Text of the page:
Q+A: Any energy-giving alternatives to ginseng?

Our experts answer real-life questions


Posted: 9 September 2000
by Jennifer Harper

Q I’m a mum of three with a full-time job and I’m training for a marathon. To help me cope with my hectic lifestyle, I’ve been taking Siberian ginseng. And it seems to work. I feel great – full of energy and vitality – even after half-marathons! However I’m worried about potential side effects, and wonder whether there are other energy-giving ‘alternatives’?

A There are three main varieties of ginseng: Panax – also referred to as Asian, Chinese or Korean ginseng – and American and Siberian, which are milder than Panax. Each individual’s response to this herb is unique, so a low dosage is advised initially.

Siberian ginseng is an adaptogenic plant – which means that it helps your body ‘adapt’ or cope with stress a little better – which has traditionally been used by athletes. Its benefits include enhancement of the immune system, increased resistance to illness, improved stamina, and heightened energy levels. It also improves the balance between neurotransmitters in the brain, including dopamine and noradrenaline, and can have a positive effect on moods.

You shouldn’t take ginseng if you suffer from high blood pressure, manic depressive disorders, palpitations or asthma, or if you are taking steroids or blood-thinning medication. It’s also not advised during pregnancy. Taking ginseng with caffeine has been known to result in stomach upsets, hyperactivity and insomnia. Long-term use for women is not generally advised as it may cause menstrual abnormalities.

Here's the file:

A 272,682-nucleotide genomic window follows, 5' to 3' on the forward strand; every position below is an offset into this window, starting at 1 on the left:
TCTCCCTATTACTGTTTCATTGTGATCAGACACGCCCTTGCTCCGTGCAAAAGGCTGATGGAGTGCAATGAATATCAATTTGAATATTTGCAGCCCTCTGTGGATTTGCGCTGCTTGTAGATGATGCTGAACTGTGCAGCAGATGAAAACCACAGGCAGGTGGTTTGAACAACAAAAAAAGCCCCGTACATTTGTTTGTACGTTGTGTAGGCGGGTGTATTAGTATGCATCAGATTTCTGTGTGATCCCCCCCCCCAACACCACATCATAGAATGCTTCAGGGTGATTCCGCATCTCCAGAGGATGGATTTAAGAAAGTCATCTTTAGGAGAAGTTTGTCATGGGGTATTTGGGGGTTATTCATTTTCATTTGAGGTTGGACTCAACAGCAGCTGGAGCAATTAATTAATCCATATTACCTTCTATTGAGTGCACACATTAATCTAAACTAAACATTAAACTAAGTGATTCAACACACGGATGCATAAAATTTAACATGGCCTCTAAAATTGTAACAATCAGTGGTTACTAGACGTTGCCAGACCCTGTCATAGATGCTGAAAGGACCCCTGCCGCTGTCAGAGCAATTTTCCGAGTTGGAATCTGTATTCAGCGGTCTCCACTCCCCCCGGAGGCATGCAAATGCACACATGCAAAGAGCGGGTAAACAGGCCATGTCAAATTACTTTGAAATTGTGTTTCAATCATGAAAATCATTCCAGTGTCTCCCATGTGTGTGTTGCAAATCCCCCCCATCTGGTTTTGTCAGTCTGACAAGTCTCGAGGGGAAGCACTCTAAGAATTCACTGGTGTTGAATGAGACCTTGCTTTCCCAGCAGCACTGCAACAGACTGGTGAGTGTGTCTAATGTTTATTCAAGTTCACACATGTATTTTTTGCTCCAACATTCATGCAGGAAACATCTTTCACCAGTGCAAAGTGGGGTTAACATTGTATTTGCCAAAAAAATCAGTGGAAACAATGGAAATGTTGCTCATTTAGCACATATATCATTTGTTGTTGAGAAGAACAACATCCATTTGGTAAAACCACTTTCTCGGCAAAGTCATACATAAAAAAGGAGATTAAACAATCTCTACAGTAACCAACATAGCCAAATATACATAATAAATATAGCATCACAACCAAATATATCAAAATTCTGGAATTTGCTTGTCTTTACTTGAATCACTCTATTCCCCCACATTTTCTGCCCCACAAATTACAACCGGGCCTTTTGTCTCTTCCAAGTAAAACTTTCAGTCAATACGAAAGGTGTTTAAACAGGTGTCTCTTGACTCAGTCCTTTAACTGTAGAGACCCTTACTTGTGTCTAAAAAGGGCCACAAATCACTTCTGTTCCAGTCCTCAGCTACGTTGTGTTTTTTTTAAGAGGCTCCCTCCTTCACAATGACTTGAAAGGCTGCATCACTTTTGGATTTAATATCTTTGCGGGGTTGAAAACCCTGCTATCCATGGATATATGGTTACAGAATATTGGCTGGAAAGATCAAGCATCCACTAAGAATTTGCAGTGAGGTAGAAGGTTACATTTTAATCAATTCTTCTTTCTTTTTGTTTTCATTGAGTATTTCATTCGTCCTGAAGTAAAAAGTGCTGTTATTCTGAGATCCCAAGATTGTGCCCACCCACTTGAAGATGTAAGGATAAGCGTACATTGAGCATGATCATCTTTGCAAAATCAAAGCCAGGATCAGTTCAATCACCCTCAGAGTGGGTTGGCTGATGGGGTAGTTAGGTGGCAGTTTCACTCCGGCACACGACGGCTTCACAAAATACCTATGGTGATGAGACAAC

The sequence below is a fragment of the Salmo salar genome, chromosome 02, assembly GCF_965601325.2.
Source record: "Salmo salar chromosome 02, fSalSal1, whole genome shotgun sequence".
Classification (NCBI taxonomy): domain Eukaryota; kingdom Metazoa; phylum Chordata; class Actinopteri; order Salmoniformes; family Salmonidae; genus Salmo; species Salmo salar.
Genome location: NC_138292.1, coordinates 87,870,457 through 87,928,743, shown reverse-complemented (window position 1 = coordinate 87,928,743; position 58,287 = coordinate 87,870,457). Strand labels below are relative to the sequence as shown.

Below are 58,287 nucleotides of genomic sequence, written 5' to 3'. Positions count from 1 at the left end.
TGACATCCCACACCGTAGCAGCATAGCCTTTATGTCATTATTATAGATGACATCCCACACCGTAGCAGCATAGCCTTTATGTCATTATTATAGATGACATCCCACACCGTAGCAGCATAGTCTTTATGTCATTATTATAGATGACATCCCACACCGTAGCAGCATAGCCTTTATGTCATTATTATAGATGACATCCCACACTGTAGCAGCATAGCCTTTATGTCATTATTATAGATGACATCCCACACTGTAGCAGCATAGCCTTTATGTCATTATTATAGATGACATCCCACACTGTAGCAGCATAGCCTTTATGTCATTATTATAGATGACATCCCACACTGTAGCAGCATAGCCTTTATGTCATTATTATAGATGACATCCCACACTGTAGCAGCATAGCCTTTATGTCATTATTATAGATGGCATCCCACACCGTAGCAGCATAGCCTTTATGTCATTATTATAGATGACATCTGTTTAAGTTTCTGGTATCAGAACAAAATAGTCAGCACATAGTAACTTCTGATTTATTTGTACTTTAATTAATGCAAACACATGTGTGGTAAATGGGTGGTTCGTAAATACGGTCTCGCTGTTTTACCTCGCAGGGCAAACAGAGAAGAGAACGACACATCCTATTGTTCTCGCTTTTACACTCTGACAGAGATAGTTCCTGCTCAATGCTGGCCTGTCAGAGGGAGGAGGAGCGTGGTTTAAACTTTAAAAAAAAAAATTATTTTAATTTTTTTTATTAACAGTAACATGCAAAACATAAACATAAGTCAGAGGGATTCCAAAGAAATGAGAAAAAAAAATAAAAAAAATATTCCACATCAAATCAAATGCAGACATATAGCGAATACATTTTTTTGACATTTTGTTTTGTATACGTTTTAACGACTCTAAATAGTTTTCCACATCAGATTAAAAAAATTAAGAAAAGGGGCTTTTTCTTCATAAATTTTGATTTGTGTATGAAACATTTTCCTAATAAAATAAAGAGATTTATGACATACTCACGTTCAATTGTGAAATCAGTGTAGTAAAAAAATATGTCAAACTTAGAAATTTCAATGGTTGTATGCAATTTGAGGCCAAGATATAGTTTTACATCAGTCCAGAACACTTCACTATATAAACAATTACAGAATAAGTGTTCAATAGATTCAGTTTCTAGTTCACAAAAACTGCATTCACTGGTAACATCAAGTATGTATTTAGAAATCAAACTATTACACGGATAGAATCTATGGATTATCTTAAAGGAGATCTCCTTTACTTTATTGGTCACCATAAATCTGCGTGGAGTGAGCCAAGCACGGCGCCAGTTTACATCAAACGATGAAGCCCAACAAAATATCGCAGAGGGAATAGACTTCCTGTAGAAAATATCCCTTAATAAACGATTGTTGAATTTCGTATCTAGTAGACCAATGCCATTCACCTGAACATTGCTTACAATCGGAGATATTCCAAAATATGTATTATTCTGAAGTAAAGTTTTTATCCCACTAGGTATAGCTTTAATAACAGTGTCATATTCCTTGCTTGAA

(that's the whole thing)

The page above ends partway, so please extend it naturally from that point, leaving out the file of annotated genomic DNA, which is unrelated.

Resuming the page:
But if taken as as directed, ginseng is safe and there are no side effects. Problems start to occur if excessive dosages are taken. The recommended dosage for Panax is 100mg standardised extract twice daily, two weeks on and two weeks off. The usual dosage of standardised extract for Siberian ginseng is 150-450mg per day taken in divided doses, the last preferably no later than 3pm, for a period of two to three months followed by a four-week break.

Another, lesser known, adaptogenic herb is rhodiola. Not only does it help raise our energy levels, but it is purported to be an aphrodisiac and anti-depressant too!

Closer to home you could try nettles. They’re a highly nutritious source of nutrients including silica, zinc, iron, B2, B5 and folic acid. The plant has incredible restorative and tonic properties and increases the efficiency of the adrenal glands. These glands are often exhausted due to the twentieth-century lifestyle and can lead to us feeling run down. Include nettles in your diet by steaming like spinach, making them into nettle soup, drinking them as nettle tea, or better still, having them in fresh juice form.

Jennifer Harper, registered naturopathic doctor and author of Nine Ways to Body Wisdom.


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